Even as Israel endures daily “lone wolf” attacks from young Palestinians prepared to die for the cause of spilling Jewish blood, American Jewish leaders confide that generating support for the Jewish state is becoming increasingly difficult these days — even within the Jewish community, and especially among younger people.
In contrast to the widespread emotional identification shown for Parisians and others around the world who have been attacked by Islamic militants, it is hard to find much empathy out there for Israelis seeking to go on with their lives amidst the prospect of violence they face each day.
In a series of private conversations in recent days with a variety of professionals who make their living advocating for Israel and Jewish causes, I was struck by a consistent theme I heard: deep concern about Israel’s future and its relationship with diaspora Jewry. There was a feeling that the political and diplomatic situation is getting worse as Israel is increasingly isolated on the international scene — even spied on by the U.S., we learned last week.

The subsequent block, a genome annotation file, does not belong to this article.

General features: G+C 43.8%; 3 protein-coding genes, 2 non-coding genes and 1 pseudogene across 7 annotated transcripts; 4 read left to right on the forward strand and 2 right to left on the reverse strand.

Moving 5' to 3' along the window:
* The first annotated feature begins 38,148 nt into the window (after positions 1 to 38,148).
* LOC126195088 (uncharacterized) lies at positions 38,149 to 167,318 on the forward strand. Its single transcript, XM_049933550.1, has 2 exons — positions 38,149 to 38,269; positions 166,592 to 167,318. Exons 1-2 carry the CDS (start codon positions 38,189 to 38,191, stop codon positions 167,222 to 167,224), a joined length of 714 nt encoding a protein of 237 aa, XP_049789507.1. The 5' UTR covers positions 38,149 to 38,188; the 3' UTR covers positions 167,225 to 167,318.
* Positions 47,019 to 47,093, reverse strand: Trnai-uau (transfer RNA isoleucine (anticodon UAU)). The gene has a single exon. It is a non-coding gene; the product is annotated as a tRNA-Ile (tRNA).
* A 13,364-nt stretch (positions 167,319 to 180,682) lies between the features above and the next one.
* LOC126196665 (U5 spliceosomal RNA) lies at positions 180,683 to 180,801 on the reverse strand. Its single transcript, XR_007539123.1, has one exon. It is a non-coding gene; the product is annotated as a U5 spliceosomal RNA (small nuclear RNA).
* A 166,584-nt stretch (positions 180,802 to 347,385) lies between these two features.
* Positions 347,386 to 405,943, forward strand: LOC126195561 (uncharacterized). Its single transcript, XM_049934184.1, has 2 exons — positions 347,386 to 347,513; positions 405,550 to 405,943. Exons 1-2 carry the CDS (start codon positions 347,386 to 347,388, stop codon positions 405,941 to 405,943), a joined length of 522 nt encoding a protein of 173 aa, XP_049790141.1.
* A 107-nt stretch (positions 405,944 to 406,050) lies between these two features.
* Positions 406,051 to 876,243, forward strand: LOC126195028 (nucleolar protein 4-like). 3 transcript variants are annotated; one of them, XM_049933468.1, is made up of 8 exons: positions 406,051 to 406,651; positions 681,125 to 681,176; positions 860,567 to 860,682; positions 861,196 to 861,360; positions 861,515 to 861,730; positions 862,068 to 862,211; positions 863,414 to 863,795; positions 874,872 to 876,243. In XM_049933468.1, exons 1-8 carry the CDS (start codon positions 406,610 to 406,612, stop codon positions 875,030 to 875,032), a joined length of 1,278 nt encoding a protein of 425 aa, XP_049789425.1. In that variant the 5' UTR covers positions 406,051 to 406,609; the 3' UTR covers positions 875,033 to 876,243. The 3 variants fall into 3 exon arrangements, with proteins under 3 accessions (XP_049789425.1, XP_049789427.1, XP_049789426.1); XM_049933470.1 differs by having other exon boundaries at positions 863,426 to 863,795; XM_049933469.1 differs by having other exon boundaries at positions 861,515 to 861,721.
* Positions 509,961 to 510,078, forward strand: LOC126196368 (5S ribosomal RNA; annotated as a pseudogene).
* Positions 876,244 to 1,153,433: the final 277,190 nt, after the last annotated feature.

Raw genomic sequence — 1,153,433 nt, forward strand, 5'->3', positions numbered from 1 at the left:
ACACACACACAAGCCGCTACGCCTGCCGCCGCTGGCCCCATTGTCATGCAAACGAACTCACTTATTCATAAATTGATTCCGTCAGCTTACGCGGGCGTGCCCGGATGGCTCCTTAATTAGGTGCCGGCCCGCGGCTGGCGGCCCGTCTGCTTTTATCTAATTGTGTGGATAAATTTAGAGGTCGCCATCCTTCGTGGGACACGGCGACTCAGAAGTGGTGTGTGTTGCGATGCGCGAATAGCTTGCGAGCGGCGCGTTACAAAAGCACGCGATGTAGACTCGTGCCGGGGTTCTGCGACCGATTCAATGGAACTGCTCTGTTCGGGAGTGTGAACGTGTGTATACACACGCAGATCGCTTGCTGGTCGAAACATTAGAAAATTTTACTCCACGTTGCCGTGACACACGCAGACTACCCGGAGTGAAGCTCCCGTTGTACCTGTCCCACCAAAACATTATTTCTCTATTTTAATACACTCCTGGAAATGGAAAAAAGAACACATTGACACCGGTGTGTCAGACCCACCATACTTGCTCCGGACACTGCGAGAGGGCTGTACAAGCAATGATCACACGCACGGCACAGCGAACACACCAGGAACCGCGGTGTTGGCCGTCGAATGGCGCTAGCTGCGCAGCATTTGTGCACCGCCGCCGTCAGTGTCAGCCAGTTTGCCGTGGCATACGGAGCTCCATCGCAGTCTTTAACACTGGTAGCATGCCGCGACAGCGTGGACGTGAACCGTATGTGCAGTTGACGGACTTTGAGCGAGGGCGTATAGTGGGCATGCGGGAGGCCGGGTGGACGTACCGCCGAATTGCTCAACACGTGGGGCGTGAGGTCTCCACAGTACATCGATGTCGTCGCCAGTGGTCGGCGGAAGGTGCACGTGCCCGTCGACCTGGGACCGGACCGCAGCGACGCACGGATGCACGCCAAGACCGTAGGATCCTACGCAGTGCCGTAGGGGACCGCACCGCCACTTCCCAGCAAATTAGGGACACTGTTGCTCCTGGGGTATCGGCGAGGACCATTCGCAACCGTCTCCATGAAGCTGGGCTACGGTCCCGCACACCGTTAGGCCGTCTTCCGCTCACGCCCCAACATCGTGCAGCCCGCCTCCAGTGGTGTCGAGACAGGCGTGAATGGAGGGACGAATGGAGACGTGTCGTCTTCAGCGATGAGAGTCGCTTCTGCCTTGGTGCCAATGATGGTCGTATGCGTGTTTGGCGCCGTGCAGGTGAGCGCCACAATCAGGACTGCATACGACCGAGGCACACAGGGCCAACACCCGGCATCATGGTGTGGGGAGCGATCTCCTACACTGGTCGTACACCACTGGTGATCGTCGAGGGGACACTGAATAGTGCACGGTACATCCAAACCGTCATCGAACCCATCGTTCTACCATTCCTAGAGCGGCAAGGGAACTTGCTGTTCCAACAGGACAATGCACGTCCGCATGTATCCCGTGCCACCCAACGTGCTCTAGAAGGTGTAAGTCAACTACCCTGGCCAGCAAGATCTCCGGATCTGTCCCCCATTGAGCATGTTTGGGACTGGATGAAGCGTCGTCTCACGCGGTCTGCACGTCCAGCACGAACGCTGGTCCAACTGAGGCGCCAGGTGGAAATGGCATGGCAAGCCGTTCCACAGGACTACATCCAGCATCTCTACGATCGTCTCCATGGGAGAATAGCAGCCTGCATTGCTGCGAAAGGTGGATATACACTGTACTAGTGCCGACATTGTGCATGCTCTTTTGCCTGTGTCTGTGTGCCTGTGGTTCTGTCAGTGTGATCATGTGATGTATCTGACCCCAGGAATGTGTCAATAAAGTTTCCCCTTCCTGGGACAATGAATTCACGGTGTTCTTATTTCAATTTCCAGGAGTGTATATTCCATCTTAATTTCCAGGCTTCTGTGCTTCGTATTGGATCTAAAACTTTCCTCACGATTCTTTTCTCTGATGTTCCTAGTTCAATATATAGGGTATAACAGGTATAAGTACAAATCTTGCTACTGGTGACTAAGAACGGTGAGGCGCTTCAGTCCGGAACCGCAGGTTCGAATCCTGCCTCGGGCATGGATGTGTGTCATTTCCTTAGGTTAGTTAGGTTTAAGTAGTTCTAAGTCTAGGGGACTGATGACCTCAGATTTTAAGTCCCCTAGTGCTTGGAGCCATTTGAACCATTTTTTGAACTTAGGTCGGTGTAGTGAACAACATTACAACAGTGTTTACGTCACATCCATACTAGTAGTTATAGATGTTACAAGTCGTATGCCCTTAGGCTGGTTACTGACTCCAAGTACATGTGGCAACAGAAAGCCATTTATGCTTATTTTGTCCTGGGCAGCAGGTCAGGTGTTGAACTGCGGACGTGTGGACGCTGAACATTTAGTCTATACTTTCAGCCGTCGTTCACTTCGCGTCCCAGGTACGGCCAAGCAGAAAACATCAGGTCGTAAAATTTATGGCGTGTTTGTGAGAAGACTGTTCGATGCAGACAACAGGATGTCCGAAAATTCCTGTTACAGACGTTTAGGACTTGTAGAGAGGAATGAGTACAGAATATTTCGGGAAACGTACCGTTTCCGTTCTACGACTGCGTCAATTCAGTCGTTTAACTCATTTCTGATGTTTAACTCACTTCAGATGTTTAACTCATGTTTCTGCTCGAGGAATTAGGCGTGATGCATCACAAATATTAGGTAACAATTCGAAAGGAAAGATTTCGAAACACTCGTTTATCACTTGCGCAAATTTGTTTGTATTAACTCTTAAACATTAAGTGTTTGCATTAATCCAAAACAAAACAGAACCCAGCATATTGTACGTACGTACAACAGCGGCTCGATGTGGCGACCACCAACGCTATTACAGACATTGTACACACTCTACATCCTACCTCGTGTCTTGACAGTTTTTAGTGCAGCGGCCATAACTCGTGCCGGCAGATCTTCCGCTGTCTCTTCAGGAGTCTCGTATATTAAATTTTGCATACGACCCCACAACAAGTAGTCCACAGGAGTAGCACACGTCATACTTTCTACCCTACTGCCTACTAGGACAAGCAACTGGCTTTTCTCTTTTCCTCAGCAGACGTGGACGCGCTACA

Closer to home, efforts by the last Knesset to liberalize positions on personal religious status — on such issues as conversion, marriage, divorce and women’s prayer at the Kotel — have been reversed by the current coalition in Jerusalem. That is one more signal to the great majority of American Jews, who are not Orthodox, that they are seen as second-class Jews in the eyes of the State of Israel they are urged to support.Continue Reading